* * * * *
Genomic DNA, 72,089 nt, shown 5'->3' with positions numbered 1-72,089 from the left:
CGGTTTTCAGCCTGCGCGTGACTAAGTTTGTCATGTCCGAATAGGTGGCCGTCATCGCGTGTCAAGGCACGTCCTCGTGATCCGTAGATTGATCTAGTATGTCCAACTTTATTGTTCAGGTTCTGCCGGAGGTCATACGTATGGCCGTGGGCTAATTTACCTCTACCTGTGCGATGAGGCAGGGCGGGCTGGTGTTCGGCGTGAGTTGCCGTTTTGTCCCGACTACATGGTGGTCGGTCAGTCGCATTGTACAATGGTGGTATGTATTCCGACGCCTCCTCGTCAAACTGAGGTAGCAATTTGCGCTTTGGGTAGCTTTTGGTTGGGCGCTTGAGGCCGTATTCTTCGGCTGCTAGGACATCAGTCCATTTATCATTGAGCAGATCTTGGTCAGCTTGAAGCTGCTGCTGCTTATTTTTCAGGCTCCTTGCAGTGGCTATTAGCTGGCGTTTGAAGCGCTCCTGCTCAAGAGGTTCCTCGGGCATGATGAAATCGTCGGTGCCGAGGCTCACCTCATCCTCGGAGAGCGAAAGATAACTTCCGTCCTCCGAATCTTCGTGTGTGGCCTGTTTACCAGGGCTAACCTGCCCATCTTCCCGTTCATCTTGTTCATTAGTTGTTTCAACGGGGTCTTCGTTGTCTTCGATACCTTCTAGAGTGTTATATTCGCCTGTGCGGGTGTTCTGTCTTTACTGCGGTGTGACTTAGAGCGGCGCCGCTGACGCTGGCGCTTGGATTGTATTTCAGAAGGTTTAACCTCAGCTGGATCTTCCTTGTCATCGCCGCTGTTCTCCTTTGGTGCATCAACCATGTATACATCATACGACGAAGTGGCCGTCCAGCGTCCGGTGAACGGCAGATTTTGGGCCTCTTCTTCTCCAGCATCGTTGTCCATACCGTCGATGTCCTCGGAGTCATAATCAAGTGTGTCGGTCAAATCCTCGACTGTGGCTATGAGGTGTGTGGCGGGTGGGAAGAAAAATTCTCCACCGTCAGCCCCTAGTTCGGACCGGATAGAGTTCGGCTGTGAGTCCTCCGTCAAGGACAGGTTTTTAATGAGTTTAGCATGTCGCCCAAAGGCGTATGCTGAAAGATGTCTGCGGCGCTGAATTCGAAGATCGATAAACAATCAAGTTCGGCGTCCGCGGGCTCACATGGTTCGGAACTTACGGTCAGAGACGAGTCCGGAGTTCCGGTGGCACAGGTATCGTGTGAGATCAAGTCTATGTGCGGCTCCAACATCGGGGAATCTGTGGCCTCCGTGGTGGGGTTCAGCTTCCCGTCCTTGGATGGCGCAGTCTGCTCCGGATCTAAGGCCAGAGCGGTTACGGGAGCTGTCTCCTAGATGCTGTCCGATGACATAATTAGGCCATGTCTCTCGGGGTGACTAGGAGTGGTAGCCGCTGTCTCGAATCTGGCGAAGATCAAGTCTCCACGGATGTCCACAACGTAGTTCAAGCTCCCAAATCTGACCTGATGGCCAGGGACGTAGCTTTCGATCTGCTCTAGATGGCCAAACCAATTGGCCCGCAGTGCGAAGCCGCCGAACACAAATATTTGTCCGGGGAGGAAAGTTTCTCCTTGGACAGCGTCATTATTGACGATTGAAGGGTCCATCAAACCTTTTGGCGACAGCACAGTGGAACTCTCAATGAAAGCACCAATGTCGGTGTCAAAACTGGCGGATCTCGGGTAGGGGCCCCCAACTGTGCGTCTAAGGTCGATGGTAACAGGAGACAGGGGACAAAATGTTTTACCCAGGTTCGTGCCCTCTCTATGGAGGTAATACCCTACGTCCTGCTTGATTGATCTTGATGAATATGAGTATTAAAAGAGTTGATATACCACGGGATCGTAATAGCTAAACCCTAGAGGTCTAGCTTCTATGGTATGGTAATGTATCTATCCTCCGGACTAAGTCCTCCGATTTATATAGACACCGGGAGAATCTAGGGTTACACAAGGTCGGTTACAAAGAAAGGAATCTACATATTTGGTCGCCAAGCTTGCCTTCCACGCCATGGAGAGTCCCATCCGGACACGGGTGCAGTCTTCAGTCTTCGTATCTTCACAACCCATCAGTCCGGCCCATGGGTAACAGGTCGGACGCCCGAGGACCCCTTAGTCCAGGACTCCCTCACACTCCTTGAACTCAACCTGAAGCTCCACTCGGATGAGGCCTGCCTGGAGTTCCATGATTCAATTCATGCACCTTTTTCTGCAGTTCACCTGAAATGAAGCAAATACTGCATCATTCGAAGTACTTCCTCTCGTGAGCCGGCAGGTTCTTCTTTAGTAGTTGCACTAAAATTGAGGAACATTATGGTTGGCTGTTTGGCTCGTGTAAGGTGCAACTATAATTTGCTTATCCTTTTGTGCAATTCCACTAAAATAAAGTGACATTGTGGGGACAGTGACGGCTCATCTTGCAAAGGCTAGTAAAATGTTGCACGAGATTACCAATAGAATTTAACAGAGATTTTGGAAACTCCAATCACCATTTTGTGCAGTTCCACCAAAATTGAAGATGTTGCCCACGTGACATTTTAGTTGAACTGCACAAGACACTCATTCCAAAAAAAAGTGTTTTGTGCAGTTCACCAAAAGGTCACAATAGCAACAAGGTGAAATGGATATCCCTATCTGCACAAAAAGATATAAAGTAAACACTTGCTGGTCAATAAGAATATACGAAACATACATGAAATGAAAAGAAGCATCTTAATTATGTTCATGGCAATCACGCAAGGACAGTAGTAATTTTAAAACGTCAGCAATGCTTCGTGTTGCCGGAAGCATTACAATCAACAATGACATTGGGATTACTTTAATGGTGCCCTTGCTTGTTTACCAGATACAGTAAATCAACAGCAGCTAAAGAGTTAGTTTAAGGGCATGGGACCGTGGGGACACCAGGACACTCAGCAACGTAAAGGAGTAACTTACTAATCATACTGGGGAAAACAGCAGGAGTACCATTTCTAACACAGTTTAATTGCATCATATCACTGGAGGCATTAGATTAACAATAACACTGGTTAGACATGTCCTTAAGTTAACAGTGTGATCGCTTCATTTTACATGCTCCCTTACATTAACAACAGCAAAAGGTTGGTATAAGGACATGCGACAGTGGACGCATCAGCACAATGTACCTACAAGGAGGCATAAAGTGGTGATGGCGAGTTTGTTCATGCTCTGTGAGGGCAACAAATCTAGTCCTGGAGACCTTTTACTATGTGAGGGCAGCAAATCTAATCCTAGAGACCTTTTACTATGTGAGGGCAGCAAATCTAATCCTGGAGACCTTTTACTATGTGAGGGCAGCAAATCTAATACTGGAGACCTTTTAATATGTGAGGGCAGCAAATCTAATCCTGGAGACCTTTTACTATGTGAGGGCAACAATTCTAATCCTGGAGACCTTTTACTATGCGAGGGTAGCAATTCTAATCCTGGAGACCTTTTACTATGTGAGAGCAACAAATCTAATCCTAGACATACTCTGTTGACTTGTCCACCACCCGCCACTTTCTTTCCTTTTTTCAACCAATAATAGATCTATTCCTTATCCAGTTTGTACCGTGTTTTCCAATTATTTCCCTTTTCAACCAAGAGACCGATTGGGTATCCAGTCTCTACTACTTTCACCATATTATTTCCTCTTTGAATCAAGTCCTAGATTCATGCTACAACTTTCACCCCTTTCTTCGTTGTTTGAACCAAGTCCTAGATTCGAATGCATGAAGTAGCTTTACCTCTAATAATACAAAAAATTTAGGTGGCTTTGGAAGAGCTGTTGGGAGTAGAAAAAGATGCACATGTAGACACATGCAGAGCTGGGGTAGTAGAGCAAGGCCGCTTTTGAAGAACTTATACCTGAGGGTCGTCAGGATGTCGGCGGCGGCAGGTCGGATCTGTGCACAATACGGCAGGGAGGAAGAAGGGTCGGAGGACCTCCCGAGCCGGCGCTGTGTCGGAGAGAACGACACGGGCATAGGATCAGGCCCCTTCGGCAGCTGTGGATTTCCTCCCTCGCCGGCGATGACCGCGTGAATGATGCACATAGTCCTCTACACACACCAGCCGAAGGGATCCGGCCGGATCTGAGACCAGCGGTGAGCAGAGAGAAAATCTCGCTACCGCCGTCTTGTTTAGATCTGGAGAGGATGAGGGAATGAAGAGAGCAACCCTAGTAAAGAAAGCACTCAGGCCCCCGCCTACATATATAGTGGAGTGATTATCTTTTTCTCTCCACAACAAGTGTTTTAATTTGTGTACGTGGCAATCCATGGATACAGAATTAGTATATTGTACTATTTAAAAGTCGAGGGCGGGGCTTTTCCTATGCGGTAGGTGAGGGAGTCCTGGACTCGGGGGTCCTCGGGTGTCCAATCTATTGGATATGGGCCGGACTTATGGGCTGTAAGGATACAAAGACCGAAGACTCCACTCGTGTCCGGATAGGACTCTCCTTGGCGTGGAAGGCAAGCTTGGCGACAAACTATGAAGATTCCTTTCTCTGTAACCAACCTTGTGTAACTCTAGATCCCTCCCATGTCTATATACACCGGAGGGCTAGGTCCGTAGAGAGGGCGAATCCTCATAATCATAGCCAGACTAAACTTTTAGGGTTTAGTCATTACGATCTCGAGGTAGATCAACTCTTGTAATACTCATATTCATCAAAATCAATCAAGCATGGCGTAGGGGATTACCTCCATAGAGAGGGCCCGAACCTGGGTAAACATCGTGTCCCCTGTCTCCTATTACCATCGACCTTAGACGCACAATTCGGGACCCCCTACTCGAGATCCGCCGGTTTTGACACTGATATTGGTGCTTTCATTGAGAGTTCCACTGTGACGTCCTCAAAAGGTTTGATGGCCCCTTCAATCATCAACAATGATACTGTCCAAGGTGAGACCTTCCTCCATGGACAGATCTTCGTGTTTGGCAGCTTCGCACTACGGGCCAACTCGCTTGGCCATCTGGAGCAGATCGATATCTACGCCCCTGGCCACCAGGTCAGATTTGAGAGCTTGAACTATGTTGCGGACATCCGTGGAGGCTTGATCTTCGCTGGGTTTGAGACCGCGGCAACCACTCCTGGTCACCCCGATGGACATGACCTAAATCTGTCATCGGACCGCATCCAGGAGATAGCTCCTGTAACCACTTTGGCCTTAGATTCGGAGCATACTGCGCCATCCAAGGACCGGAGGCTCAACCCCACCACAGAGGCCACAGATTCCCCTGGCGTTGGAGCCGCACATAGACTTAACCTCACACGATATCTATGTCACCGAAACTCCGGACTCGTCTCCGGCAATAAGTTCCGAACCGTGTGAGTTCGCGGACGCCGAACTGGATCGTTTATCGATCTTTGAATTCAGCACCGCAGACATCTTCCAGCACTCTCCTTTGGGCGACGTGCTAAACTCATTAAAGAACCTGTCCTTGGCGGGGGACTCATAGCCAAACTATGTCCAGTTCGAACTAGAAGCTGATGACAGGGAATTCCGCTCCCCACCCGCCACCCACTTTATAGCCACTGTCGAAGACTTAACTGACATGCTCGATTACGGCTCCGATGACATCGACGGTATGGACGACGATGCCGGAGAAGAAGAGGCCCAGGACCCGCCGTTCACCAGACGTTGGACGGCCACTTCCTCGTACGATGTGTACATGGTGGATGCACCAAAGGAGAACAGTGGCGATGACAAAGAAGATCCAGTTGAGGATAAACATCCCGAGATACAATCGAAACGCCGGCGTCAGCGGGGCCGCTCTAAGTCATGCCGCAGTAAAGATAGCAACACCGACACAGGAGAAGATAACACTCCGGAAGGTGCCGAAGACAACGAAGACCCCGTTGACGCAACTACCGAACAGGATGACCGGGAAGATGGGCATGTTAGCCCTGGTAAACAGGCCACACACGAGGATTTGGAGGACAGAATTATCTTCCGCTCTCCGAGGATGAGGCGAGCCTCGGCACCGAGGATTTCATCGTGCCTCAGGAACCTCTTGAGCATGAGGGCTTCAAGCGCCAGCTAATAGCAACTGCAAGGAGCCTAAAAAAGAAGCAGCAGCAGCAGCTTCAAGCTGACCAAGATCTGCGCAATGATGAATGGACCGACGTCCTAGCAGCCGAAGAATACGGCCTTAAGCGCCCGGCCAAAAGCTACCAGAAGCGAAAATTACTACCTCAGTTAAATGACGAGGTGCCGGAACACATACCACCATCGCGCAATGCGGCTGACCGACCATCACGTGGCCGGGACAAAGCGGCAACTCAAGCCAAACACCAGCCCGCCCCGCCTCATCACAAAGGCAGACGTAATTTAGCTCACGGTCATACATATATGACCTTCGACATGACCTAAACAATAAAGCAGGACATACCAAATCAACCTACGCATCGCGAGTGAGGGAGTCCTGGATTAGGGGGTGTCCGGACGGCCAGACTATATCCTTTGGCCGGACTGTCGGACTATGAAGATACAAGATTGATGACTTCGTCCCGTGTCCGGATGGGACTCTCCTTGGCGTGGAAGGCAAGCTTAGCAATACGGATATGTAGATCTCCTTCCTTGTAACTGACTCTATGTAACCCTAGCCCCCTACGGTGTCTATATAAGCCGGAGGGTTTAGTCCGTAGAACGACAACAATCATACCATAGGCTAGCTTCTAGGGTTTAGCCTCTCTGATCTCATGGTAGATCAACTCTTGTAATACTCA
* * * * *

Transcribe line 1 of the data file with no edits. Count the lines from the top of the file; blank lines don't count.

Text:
Genomic DNA, 72,089 nt, shown 5'->3' with positions numbered 1-72,089 from the left: